Robert Plant hailed the 2007 Led Zeppelin reunion show at London’s O2 Arena as a unique and extraordinary occasion. The generous offers would have persuaded the majority of people, but Plant refused, and Pink Floyd had a big influence on his choice.
Plant declined to take part in a new tour with Led Zeppelin, regardless of the financial incentives offered. He believed that the band’s final performance at the O2 was the right way for them to end their career in memory of Ahmet Ertegun, the person who founded Atlantic Records. While the rest of the band disagreed with him and wanted to finish the performance, he had different goals.
Even though the performance was a smashing success, Plant was disappointed afterward and chose to drink quietly by himself rather than partake in the after-party. Later, in 2012, he told Mojo:
“I ended up in the Marathon pub in Camden, drank four bottles of Keo lager and half a bottle of vodka, then went to bed. Because I had to get away from it. I’d done it. I had to go. It was too heavy. Beautiful, but talk about examining your own mortality! Crazy.”
Due to the high demand, over a million individuals attempted to get tickets for the concert at a 20,000-capacity arena. Zeppelin reportedly received an astonishing $800 million offer to tour the show abroad as a consequence, but Plant reportedly turned it down.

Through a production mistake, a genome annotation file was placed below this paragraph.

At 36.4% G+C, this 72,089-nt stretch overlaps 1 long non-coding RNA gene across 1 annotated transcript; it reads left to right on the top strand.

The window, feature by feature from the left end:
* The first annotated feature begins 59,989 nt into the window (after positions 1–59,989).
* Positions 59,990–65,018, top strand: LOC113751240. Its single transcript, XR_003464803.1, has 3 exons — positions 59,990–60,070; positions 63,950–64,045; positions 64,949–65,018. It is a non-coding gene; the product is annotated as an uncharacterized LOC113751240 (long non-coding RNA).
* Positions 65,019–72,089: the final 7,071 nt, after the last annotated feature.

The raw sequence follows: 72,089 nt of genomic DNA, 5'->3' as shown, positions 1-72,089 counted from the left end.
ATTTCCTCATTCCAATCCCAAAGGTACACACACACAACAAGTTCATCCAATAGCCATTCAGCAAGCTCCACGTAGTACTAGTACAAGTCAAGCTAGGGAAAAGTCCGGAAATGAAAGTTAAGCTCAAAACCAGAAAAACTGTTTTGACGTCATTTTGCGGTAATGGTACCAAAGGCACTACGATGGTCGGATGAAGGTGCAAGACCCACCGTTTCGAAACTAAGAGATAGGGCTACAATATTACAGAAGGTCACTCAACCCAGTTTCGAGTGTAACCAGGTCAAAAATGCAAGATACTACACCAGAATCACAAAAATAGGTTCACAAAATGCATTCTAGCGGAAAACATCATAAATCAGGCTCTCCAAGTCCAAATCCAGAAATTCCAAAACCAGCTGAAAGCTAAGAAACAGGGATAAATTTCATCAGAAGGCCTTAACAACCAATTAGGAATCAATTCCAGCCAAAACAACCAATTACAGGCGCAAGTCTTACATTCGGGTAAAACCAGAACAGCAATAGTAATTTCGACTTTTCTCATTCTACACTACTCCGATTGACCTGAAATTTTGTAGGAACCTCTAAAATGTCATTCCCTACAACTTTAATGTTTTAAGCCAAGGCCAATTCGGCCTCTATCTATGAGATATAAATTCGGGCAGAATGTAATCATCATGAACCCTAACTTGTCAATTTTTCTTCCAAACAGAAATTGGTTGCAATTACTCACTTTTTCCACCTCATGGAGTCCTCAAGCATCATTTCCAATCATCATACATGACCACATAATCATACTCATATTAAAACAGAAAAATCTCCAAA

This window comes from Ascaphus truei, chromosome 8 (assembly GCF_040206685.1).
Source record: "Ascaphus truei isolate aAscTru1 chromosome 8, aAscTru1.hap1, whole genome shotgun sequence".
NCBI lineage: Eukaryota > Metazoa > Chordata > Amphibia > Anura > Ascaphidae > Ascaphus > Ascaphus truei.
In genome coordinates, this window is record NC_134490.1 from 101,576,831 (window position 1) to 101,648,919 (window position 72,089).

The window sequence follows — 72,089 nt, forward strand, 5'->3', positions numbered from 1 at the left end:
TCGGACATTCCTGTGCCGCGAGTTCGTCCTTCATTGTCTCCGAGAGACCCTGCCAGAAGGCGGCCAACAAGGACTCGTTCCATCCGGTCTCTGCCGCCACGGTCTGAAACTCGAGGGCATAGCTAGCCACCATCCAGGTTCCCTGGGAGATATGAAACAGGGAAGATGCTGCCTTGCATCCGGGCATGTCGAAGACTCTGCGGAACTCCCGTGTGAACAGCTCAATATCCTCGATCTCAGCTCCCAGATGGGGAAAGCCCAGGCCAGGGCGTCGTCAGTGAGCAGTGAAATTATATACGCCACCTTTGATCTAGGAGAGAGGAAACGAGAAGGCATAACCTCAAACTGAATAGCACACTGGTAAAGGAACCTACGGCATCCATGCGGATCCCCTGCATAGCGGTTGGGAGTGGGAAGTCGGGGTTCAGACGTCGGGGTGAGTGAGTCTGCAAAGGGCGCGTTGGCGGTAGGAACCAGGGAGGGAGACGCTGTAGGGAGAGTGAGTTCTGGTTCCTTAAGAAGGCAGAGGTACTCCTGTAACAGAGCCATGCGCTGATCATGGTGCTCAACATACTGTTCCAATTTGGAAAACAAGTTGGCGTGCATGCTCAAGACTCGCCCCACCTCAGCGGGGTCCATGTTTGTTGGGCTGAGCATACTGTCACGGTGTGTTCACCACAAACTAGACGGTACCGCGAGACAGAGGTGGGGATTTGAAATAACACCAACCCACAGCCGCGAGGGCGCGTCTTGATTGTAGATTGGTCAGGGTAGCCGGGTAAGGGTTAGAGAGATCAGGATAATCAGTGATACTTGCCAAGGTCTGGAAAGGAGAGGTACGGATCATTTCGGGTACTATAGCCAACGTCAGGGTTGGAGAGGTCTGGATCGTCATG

With their legendary performance at Live 8, Pink Floyd, in his opinion, perfected the art of the reunion. Most importantly, they weren’t getting back together for financial gain; rather, they were raising awareness of a cause greater than themselves by raising their visibility.
Later, Plant stated to Guitar World (via Blabbermouth):
“I liked what Floyd at Live 8 — a quick one-off and let’s leave it at that. They did it for a good cause. It’s was the same when Zeppelin did the charity show for Ahmet. We had a prolonged affinity with Ahmet, so if there was ever a reason for [a reunion] to happen, that was it. But the idea of doing it next summer and the summer after that and so on is enough to break me out in hives.”
Pink Floyd put their personal feud behind them for their reunion performance in Hyde Park and dominated the stage. It was bittersweet because it was also their last performance with founding member Richard Wright, who passed away soon after.
Zeppelin and Pink Floyd have both received numerous requests to perform in stadiums since their breaks, but they are both keenly aware that doing so may diminish their legacy, which they love more than money. Plant believes that the band ended on a high note, and he is more satisfied to perform in theaters alone than in stadiums with Zeppelin. Since the conclusion of the Led Zeppelin saga on December 10th, 2007, Plant has moved on from his past life.